In 1881 the future National League wanted to upgrade its image and target a more upscale fan base by doubling ticket prices, banning gambling, and outlawing alcohol sales. Several team owners who happened to be brewers refused to accept the new rules and banded together to form what would eventually become the American League. The National League attempted to discredit the new league by dubbing it the Beer and Whiskey League. This, of course only made the new league more popular. Duh!

Friday, April 09, 2004

Children of Around the Horn

Here's a quick look at what's happening in the world wide baseball web:

* The stat-heads (and I do not mean that disparagingly) over at The Hardball Times have posted their staff predictions. While most every baseball page has their predictions, what I find fascinating about this particular set is the near unanimity of the ten writers. Statistics are supposed to provide objective analysis. It appears that objective analysis can lead to uniform analysis as well.

* ... and speaking of the annoying Angels (to continue Steve's rant on Rex) ... David over at the U.S.S. Mariner posted this hilarious observation the other day:

Fun quotes from the Anaheim feed.
"Freddy is rolling. He's retired seven in a row with a walk in between."
So, he hasn't retired seven in a row, then...

* Although I haven't put up the AL East links quite yet, I reccomend that you go check out Soxaholix. This is, by far, one of the most entertaining baseball blogs I've seen. Thanks to the Cinetrix for passing along the groovy link.

* The folks over at The Tigers Weblog (and you bet they must be wetting their pants in joy) are not only following this season but are putting together a retrosheet of the 1984 season. That sounds like a great idea. Perhaps some enterprising blogger from Mariner Nation might put together a retrosheet next year to celebrate the ten-year anniversary of the 1995 Mariners ... ah, I can still remember sitting in an annoying sports bar in Minnesota watching game five of the ALDS and seeing Edgar hit "the double." I started screaming so loud that I was actually told to quiet down. I guess the frat boys couldn't hear themselves grunt over my cries of joy. Ah ... good times, indeed.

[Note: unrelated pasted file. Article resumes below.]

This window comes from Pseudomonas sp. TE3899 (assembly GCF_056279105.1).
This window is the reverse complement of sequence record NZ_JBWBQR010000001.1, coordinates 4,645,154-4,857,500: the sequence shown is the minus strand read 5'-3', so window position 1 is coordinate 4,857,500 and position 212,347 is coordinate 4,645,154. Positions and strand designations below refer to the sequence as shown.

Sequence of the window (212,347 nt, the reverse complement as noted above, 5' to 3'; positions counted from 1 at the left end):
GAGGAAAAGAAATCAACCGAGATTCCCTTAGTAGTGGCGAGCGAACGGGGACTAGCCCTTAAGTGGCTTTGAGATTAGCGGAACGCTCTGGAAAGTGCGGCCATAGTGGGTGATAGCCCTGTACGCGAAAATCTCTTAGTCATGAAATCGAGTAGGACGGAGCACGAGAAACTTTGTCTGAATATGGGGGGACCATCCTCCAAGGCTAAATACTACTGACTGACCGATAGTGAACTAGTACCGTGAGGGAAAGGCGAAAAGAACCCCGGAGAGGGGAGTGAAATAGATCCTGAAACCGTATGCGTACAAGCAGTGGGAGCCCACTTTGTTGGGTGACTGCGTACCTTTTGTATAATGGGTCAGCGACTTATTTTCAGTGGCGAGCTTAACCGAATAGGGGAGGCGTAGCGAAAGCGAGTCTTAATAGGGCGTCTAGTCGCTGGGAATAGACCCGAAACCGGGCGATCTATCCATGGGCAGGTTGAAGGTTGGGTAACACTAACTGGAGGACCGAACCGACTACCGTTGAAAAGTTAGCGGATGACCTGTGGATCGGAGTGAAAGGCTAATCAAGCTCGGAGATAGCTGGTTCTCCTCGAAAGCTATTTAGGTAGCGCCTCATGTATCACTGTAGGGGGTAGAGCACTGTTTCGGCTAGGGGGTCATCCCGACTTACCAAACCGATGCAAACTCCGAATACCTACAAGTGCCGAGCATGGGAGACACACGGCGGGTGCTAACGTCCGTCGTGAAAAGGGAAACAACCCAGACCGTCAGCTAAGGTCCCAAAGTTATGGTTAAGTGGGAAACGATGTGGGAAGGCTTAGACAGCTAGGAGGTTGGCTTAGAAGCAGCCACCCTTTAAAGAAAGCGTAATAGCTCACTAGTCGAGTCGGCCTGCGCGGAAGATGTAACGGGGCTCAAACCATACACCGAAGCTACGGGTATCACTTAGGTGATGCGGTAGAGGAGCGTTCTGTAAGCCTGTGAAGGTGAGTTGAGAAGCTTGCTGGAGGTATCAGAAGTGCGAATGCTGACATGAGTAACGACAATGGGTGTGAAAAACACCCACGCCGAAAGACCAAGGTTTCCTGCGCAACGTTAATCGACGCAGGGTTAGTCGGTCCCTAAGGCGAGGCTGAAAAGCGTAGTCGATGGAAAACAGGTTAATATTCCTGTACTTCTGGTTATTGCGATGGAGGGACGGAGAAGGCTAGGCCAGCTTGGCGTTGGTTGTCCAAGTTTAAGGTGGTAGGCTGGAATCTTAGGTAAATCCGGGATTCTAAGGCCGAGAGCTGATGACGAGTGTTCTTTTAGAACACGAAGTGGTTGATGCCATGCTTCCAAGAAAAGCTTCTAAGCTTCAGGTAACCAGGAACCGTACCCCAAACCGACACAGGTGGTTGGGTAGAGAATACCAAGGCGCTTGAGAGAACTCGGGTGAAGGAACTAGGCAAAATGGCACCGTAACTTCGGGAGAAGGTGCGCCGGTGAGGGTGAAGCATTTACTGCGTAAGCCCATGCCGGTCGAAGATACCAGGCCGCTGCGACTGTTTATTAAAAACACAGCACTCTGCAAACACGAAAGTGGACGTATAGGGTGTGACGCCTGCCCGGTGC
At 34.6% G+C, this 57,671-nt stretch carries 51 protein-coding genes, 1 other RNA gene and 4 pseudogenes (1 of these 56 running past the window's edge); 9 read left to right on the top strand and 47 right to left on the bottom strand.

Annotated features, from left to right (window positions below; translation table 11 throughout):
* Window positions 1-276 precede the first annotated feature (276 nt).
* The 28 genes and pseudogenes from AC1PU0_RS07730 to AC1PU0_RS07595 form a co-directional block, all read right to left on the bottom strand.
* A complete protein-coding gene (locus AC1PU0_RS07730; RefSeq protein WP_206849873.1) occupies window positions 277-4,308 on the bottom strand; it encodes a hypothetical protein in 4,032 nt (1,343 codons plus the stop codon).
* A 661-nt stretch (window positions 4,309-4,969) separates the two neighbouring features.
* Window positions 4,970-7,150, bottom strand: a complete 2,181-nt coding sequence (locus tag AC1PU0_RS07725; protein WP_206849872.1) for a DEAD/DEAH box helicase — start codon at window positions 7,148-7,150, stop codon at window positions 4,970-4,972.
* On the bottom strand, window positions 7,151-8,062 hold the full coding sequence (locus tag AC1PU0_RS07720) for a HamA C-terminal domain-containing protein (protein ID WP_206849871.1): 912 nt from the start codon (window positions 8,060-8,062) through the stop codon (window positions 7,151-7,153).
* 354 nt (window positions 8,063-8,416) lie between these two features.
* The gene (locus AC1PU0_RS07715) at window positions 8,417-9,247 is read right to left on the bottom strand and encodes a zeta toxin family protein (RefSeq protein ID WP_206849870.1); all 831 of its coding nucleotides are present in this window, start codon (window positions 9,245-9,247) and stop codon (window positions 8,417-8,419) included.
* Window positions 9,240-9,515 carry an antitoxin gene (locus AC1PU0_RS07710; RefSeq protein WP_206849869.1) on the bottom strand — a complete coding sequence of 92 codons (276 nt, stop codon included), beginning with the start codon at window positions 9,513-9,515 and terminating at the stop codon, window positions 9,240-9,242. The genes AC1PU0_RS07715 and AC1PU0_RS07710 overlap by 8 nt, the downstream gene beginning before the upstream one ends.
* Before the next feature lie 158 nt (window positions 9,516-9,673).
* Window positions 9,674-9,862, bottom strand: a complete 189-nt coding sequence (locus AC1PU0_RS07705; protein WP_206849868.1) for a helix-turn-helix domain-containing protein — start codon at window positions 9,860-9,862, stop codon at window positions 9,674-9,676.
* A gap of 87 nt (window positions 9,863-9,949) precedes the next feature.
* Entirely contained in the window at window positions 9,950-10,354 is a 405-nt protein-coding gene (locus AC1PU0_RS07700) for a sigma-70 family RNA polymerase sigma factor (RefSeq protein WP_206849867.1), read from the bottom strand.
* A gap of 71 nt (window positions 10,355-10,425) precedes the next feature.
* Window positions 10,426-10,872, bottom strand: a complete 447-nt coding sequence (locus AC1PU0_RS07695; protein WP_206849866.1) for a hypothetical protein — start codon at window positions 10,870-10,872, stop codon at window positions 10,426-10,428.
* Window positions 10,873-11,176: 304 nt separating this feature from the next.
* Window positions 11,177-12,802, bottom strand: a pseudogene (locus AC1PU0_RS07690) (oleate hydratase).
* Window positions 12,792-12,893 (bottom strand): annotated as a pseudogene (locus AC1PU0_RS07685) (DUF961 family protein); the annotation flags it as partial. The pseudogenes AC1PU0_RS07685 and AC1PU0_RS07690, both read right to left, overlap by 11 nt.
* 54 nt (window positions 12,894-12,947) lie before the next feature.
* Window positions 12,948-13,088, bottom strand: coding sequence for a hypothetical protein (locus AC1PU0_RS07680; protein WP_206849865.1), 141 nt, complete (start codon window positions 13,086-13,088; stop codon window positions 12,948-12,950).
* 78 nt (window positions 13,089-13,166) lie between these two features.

* According to the reliable sources, Johnny Damon -- the half-Thai sports wunderkind ... well, other than Tiger, the other half-Thai sports wunderkind -- is now officially known as The Passion:
The hair gives him power. He actually just threw out the winning run at the plate in the 10th at Baltimore. Old, cleancut Damon was notorious for his Charmin arm. The hair must provide some kind centripetal momentum as his arm comes around.
Hmmm ... note to self: marry a Thai woman, have plenty of half-thai kids, train them into Atheletes, retire early. Make sure at least one of them throws left-handed.

* I know I've mentioned this before but I think it needs to be said again: Jack McDowell is one of the most annoying baseball writers out there. Great pitcher, terrible writer ... he's quickly becoming the Joe Morgan of Internet Publishing.

* I just recently noticed that The Sporting News web page has been coopted by Fox Sports which is, of course, just as bad as Fox News. Let's just hope that a fine writer like Ken Rosenthal can get out of their before the Fox culture infects him too.

* I'm listening to the Chi Sox give the Yankees a nice little spanking. It's 9-1 in the bottom of the seventh. Anyhoo, one of the Chi Sox announcers just mentioned that the Yankees might not have recovered from their trip to the Orient. That just struck me as weird. Do people not talking about the 19th-century spice trades or the travels of Marco Polo still say the orient? Besides, the Yankees and Drays just went to Japan. That would be like going to England and then telling people you went to visit Europe. Stupid island nations.

Grumblings and Mumblings

* First off, in case you missed it, the Tigers are undefeated. They've scored over 20 runs in their first four games; last year, they were 1-10 before they had scored 20 runs. That leads us to the first question of the day: How much do the Twins miss LaTroy Hawkins? The Twinkies rallied to tie yesterday's game 4-4 and then had their bullpen do its best White Sox impersonation: suddenly it was 9-4 and the Tigers were looking like this year's Royals.

* Apologies to any Angels fans, but Rex "Wonder Dog" Hudler has the most irritating voice in television broadcasting. Except for maybe Thom Brennaman. In any case, during yesterday's unlikely come-from-behind win over Tommy's Mariners, Wonder Dork dropped one of those lines that only the truly stupid let slip. Commenting on the fact that M's closer Eddie Guardado was injured, Rex posited that Seattle would utilize a "bullpen by committee" for the time being. Hey, asshole, name one bullpen that is not a fucking committee.